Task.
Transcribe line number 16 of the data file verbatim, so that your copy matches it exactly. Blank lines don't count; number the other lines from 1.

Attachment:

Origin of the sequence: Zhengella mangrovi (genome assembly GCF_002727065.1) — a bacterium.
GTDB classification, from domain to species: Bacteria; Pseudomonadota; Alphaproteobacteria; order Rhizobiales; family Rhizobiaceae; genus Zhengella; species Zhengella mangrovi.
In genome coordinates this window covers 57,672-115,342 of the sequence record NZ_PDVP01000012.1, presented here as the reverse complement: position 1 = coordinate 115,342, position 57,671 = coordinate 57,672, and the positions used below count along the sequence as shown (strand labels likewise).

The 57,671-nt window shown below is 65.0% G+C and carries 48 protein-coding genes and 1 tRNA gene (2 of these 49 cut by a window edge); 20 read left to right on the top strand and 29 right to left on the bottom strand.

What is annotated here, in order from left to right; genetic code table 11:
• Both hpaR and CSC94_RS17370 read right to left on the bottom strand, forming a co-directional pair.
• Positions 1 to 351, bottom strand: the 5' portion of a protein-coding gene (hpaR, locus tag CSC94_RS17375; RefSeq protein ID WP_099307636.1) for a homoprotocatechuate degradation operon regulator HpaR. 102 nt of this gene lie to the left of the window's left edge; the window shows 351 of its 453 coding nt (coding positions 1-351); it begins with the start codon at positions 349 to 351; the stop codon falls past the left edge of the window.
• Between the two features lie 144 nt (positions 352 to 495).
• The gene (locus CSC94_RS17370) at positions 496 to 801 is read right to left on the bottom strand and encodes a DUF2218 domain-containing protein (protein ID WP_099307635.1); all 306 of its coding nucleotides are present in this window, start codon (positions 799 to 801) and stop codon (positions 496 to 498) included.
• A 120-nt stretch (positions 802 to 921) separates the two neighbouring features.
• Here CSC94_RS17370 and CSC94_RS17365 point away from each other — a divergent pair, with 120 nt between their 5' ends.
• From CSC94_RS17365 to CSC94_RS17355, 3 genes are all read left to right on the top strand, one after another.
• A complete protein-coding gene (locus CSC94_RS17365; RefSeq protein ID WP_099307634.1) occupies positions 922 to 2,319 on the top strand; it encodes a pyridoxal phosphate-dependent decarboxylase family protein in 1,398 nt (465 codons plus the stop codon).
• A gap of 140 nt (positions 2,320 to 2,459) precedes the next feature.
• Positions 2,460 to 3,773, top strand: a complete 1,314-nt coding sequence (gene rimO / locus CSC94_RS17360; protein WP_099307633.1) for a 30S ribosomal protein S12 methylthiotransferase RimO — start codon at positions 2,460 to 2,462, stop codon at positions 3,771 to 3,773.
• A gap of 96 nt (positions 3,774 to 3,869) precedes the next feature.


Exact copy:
• A gap of 96 nt (positions 3,774 to 3,869) precedes the next feature.